As an instructor, professor or coach, you have a vested interest in the success of your students or clients. Part of that success comes from core skills. Across many disciplines, whether it be business or health sciences, one consistent requirement is having strong presentation skills. What are you doing to help your students and clients speak more effectively? How are you helping them improve their verbal communication skills? What process do you have in place to help them identify their strengths and weaknesses? Here are several projects and initiatives you can implement in order to train your students and clients to become better speakers and presenters:
- Presentations – this is an ideal strategy for a small to medium class size. Hand out a single topic or several high-level topics and ask your students to take a week or two to prepare, and then present in front of the class. Topics could be anything from presenting on a textbook chapter to presenting on a magazine article (of course, relevant material is preferred). For this exercise, a good goal for length is 5 – 10 minutes, during which time the rest of the class, and you as the instructor, listens and evaluates. Peer and instructor feedback are valuable for the presenter, as well as for the students doing the evaluation, as they then become aware of good and bad speaking habits.
- Assignments – this works well for a larger group setting. Hand out a presentation assignment to your students and clients, and then assign them to groups of even numbers. Outline several of the topics they can choose to present on and the length of the presentation. After giving them time to prepare, allow them to break out into their groups and present to each other. Their peers can provide written or oral feedback or both. The class should be able to complete their presentations in one or two days. The goal here is for students to get comfortable with public speaking and identify areas of their speech delivery to improve.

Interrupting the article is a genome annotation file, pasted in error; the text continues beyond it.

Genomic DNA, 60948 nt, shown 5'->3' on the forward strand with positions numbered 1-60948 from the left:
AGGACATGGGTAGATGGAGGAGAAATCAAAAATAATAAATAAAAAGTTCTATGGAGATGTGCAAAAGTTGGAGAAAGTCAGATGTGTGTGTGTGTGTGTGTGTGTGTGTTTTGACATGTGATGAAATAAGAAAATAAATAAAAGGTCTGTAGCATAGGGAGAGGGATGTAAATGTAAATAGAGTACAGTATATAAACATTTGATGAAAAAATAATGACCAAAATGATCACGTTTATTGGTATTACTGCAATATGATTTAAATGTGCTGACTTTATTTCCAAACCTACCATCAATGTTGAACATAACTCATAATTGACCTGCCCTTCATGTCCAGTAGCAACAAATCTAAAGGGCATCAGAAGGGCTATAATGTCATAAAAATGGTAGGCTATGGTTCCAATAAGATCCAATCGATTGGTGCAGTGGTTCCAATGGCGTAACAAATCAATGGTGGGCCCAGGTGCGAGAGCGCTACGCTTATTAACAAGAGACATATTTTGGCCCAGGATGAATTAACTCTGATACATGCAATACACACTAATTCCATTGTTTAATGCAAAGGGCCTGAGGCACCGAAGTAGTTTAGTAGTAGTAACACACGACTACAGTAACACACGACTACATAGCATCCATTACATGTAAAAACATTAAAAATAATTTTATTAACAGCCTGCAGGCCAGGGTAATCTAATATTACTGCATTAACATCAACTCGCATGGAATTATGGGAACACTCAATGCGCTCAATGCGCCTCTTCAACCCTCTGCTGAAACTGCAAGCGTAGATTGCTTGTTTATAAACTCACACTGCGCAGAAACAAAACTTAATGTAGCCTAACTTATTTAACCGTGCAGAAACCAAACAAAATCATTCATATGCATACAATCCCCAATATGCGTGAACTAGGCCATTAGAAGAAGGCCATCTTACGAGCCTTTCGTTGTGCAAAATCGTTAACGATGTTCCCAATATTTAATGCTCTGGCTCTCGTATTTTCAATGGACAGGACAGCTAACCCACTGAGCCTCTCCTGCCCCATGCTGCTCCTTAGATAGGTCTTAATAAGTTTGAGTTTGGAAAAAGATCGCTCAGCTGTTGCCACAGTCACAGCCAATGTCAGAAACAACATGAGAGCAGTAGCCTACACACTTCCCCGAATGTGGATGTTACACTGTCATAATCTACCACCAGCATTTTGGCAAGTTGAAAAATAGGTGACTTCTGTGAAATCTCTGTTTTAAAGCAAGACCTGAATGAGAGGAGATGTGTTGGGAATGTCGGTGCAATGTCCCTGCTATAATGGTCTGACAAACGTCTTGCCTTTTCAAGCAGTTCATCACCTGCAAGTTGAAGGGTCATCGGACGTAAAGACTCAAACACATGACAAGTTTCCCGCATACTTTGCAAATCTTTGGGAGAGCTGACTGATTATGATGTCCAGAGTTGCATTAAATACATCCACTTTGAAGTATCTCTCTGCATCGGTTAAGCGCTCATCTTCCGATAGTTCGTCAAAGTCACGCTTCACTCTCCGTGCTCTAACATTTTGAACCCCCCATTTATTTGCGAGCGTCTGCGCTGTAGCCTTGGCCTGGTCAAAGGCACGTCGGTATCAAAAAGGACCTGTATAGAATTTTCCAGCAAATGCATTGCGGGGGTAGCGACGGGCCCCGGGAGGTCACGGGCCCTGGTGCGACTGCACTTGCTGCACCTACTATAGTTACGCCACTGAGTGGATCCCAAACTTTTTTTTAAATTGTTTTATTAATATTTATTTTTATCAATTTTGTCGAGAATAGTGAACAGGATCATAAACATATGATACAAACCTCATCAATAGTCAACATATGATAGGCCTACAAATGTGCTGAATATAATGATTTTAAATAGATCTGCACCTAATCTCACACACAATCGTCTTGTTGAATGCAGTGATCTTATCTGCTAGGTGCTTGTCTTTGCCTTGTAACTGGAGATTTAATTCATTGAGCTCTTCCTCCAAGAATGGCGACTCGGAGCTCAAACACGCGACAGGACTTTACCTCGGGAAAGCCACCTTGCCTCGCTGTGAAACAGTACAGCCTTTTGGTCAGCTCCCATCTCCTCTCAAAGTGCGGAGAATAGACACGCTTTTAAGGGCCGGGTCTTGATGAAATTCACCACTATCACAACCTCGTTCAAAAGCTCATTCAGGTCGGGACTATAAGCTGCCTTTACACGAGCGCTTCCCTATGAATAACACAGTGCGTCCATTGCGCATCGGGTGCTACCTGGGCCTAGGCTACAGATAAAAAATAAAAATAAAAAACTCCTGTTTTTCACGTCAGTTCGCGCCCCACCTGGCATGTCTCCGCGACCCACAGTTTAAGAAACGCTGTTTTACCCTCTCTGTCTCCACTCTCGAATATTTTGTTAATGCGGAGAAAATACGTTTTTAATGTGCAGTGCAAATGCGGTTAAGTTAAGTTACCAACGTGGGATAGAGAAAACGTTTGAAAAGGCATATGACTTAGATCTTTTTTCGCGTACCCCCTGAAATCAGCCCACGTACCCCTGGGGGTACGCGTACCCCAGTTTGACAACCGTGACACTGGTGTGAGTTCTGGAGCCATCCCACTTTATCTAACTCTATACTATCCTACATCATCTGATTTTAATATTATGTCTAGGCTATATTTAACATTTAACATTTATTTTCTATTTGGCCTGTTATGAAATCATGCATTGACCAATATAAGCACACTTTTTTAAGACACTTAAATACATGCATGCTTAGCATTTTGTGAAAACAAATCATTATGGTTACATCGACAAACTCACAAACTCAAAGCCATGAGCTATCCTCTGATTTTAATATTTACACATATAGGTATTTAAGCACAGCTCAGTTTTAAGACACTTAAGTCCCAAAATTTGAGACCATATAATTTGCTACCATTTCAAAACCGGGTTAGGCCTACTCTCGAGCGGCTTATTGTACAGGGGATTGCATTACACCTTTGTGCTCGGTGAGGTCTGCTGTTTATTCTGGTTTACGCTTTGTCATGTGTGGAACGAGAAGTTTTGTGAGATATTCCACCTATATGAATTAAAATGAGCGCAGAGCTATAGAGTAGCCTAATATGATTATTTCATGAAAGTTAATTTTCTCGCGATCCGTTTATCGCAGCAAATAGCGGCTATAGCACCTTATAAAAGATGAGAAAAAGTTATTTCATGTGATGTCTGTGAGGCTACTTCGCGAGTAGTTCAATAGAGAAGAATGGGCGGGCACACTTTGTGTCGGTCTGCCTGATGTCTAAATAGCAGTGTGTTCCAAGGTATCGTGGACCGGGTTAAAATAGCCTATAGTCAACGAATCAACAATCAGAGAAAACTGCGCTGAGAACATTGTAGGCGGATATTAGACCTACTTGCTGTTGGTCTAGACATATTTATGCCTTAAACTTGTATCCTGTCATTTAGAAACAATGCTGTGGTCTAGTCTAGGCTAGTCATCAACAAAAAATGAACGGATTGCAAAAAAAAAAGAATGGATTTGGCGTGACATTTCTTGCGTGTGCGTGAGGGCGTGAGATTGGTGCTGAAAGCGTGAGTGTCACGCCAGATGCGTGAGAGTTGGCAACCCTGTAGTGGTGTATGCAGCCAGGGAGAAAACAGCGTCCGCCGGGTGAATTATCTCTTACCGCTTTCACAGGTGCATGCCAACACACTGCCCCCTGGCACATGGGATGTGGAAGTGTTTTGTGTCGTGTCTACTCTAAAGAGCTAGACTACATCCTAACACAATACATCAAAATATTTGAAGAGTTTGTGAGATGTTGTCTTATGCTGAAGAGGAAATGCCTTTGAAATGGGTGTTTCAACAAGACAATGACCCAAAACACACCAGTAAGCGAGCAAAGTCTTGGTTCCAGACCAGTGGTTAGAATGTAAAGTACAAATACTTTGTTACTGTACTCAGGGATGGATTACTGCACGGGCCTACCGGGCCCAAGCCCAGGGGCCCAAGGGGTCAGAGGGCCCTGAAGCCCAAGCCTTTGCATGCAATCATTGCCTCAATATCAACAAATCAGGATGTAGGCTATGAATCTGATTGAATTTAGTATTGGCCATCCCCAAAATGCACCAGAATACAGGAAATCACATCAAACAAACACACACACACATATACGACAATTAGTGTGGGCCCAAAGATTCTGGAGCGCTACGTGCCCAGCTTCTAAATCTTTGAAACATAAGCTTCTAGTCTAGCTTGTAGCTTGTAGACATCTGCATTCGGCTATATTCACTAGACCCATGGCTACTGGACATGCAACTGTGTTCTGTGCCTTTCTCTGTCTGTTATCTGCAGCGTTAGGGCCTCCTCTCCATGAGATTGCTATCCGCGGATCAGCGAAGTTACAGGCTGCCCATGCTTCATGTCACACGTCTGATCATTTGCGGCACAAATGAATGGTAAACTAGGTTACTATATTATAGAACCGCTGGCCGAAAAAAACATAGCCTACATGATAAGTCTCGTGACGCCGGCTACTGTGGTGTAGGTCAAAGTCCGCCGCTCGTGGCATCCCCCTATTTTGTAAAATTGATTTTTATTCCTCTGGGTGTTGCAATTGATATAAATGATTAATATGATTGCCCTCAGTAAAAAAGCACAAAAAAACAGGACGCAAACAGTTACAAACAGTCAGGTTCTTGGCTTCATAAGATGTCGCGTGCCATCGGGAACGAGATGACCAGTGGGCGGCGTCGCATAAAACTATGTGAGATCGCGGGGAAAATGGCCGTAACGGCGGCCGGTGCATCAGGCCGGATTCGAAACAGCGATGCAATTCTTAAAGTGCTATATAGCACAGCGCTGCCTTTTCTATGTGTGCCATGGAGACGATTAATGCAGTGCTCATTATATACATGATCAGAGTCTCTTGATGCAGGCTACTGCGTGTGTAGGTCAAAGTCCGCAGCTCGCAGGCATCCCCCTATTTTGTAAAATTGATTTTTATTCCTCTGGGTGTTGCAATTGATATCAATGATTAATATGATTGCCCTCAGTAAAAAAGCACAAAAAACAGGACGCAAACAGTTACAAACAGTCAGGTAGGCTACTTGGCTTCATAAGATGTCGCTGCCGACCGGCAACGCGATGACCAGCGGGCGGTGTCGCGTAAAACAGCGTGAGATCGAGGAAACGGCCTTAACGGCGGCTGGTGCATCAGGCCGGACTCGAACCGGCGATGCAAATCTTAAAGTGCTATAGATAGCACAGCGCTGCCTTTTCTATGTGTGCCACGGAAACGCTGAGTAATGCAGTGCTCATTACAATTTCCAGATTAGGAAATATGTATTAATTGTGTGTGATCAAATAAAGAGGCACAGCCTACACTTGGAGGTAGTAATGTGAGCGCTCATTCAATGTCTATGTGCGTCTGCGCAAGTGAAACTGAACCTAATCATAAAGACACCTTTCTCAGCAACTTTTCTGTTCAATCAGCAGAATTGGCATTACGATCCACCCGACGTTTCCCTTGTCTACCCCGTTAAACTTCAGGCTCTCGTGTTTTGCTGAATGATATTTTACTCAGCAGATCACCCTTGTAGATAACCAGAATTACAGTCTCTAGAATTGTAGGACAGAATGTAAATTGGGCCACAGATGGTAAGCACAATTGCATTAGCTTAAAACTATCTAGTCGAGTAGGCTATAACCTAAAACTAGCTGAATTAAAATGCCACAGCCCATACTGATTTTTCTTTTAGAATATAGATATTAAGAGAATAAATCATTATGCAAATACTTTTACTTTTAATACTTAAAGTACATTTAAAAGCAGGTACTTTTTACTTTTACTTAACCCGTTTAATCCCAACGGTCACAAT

- SpeakPulse – SpeakPulse™ is frequently used by clients and students across the country to help them quantitatively evaluate their speaking level, spot bad habits and patterns and help them improve in every area of their speech delivery. The benefit of working with SpeakPulse is that you (instructor, coach, mentor, etc.) can assign the students / clients a deadline for their analysis to be completed, and it is then up to them to take their SpeakPulse. SpeakPulse users demonstrate noticeable improvement over time, as they are able to objectively evaluate their speaking level and subsequently track their progress.
- One-on-ones – this works well with a smaller group or client base. In this exercise, allow your students and clients to choose a topic they’d like to present. When they are ready, you can host one-on-one sessions where they present to you (the instructor) for 10 – 15 minutes. This will be sufficient for you to get an idea of their speaking level, identify any weak points or bad habits, and evaluate their overall delivery. Then, immediately after, share your feedback – don’t make it a separate session if you have the time to do so. Even 10 minutes of feedback – written or oral – will be valuable. If it’s written feedback, such as notes you jotted down, walk them through areas to improve, what stood out to you as strengths, and any trends you noticed with the rest of the class or group.
- Watch videos of good speakers – this is a very efficient exercise for groups of all sizes. To help your students and clients understand what it looks and sounds like to be a good speaker, they need to see and hear the real deal. Listening to a real speech or presentation, preferably a TED Talk, will set the foundation for what it means to be a strong verbal communicator. They can also pick up on small things that the speaker incorporates. Commencement address, speeches given by CEOs, and industry presentations are all good resources. Because this can be more of a self-study exercise, you’ll save time and allow clients and students to complete on their own schedule. If you decide to make it into a homework assignment, you can include a template for them to provide their feedback. The overall theme of this exercise is to help students pinpoint good speaking habits and emulate them.
At the end of the day, communicating effectively is critical to your students and clients – strong presentation and speaking skills are vital to one’s success in today’s ultracompetitive workforce. You can use one or several of the above exercises to get the ball rolling in your class or group. Some clients will be at a higher level than others, and some will be lower – however, these are exercises are meant to move the needle in the right direction and will improve their overall communication level.